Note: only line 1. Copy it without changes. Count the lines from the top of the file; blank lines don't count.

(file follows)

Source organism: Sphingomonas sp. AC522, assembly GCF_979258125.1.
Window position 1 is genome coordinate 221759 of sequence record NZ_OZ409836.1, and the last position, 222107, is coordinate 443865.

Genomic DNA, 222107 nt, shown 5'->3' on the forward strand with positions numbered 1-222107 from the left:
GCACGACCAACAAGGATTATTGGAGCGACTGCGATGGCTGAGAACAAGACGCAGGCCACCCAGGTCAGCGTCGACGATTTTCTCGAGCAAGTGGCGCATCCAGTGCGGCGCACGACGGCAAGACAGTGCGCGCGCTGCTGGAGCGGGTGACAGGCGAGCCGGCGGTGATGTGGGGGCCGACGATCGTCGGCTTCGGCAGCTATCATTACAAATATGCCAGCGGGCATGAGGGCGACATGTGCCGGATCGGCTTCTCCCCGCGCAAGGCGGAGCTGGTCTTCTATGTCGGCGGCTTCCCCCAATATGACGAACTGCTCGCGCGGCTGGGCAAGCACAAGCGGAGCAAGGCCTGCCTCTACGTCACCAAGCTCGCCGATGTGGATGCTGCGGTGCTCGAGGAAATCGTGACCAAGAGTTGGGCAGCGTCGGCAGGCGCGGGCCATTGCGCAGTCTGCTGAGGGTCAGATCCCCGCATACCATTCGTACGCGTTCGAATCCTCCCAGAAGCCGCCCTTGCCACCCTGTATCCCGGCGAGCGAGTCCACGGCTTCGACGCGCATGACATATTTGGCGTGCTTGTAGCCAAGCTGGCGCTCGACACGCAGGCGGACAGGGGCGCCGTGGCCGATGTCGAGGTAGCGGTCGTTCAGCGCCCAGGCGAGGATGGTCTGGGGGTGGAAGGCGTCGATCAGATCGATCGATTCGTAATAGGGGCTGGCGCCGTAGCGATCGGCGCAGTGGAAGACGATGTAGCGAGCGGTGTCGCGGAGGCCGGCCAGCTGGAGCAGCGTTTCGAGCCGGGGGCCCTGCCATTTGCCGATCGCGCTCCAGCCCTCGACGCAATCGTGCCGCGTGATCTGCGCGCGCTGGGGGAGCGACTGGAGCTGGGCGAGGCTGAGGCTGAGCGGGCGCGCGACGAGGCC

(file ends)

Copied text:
Source organism: Sphingomonas sp. AC522, assembly GCF_979258125.1.